It is a real treat to see Matthew Bourne’s latest production of contemporary dance and I anticipated it with excitement. Described as ‘intoxicated tales from darkest Soho’ and inspired by the novels of Patrick Hamilton it is a multi-layered glimpse of London’s underworld of the 1930s, set in a public house named The Midnight Bell.
By Angie Millard
Soho was a seedy red light district at this time, when prostitution, strip clubs, pornography, drugs and dirty magazine shops were to be found on every street corner. Yet it was in the middle of Theatreland at a time when going to see a West End Show was the ultimate in sophistication.
The production contains a mix of characters: a prostitute, an out of work actress, a West end chorus boy, a lonely spinster, bar staff and a lothario who, together with a mix of regular customers, view the pub as their place. It is a lonely hearts club where lost love, longing and frustration play out. Popular songs of the period are used to evoke an era where dance music ruled.
The Observer calls Bourne ‘the king of dance theatre’, a title he earns in abundance. His Swan Lake with its male chorus of strong, menacing swans was ground-breaking in the world of ballet. He has the vision to find something resonant and totally surprising through his choreography and presentation. He says in The Midnight Bell that his characters are looking for love and he uses universal themes viewed through the eyes of another time.
Michela Meazze who plays a lonely spinster describes the creative process as starting from the emotional state in order to find a corresponding physical movement.
On stage, glass windows are lowered to denote the pub which is set in a landscape of roofs and chimneys. Piano/violin music is used to create an eerie soundscape which blends together with the nostalgic love songs.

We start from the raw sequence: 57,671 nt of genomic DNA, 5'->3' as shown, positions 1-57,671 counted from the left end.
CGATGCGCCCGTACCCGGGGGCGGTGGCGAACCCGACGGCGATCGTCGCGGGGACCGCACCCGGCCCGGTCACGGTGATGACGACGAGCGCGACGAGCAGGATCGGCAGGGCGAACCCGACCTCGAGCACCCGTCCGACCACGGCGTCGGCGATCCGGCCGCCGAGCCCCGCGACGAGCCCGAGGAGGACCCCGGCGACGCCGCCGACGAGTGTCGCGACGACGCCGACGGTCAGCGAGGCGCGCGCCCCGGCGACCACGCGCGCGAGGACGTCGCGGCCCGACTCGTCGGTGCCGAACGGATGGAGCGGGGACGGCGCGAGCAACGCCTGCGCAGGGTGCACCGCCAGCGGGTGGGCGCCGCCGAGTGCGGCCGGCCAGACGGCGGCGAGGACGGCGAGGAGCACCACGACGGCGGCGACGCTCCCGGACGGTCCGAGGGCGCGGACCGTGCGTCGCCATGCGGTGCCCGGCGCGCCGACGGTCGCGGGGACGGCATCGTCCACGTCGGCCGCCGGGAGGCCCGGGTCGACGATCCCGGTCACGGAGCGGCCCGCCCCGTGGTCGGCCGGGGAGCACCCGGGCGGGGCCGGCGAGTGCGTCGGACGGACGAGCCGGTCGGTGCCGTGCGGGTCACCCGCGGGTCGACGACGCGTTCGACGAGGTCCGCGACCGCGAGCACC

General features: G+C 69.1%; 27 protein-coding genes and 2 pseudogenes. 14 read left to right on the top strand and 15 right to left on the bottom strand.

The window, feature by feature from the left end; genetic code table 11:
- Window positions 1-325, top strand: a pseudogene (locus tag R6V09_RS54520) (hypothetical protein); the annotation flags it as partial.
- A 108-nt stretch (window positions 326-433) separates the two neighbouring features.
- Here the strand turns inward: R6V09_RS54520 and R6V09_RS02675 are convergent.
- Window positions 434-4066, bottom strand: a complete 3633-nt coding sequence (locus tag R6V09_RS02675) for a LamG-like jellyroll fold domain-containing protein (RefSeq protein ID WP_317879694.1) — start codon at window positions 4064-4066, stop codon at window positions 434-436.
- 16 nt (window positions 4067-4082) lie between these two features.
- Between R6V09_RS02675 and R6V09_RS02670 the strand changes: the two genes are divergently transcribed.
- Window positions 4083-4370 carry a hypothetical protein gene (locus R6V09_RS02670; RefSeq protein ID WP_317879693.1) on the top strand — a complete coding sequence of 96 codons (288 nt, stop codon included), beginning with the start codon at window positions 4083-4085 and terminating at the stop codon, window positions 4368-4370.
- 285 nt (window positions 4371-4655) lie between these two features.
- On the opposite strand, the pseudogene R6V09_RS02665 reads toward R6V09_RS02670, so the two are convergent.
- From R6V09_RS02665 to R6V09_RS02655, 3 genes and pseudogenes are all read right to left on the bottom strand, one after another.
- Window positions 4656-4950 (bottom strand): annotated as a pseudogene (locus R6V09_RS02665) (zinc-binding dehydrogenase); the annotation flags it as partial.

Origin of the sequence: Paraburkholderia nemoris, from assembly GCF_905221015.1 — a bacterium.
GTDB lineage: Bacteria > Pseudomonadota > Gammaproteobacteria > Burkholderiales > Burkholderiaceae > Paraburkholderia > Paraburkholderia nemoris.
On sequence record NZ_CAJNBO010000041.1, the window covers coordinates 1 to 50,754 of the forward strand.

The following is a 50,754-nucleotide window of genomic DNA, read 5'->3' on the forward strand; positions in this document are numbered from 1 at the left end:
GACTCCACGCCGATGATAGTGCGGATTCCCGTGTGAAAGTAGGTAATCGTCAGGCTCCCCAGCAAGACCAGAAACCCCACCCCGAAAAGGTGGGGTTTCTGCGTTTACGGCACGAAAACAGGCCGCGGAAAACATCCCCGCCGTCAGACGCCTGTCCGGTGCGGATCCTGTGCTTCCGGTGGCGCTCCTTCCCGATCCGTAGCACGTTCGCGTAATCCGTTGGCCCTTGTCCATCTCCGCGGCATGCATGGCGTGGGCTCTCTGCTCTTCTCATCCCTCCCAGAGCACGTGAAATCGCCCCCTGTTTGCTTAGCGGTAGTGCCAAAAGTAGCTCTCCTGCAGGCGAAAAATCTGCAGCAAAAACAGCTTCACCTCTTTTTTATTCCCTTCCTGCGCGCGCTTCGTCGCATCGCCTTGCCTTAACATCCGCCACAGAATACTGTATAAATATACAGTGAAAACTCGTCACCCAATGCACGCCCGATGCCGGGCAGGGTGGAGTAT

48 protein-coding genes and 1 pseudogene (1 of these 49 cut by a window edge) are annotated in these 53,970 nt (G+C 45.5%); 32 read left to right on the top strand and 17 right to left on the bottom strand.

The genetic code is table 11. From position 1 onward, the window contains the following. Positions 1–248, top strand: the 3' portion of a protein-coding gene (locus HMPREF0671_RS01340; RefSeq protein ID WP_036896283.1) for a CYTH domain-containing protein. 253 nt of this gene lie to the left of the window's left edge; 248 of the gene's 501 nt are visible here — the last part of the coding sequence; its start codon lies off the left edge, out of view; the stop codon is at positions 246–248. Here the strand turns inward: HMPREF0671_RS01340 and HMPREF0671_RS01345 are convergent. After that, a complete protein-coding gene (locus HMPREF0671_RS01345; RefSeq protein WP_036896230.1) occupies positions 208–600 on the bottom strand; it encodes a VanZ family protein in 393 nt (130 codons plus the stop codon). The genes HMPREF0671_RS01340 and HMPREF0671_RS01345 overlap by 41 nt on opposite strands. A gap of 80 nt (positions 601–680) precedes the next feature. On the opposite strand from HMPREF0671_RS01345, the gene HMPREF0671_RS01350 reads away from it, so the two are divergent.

It opens with a solo dancer; he is then joined by nine others who spin and turn in the late night tavern. A young bartender executes a dance in a phone box and there are deliciously funny routines on a bench between a secretly gay couple and an older man with his young fiancée. All is beautifully encompassed in the environment of the London pub.
The second half opens in a club where Charleston morphs into Tango. We progress to a cinema and see a Fred and Ginger number then move to a Lyons corner house complete with iconic waitress. Finally, there are scenes where the love affairs reach a sad resolution; all is represented by Bourne’s effortlessly, fluid movement. Dancers are drawn together like magnets and repel each other with the same force.
This production is magnificent. We need innovation if contemporary dance is to continue to develop, and change, and Matthew Bourne has produced another master-piece.
The Midnight Bell is being performed at York Theatre Royal from 30 September to 2 October 2021. It was devised and is directed by Matthew Bourne. Music is by Terry Davies. Set and Costume is by Lez Brotherston. Lighting Design is by Paule Constable and Sound design by Paul Groothuis. The Associate Artistic Director and Choreographer is Etta Murfitt.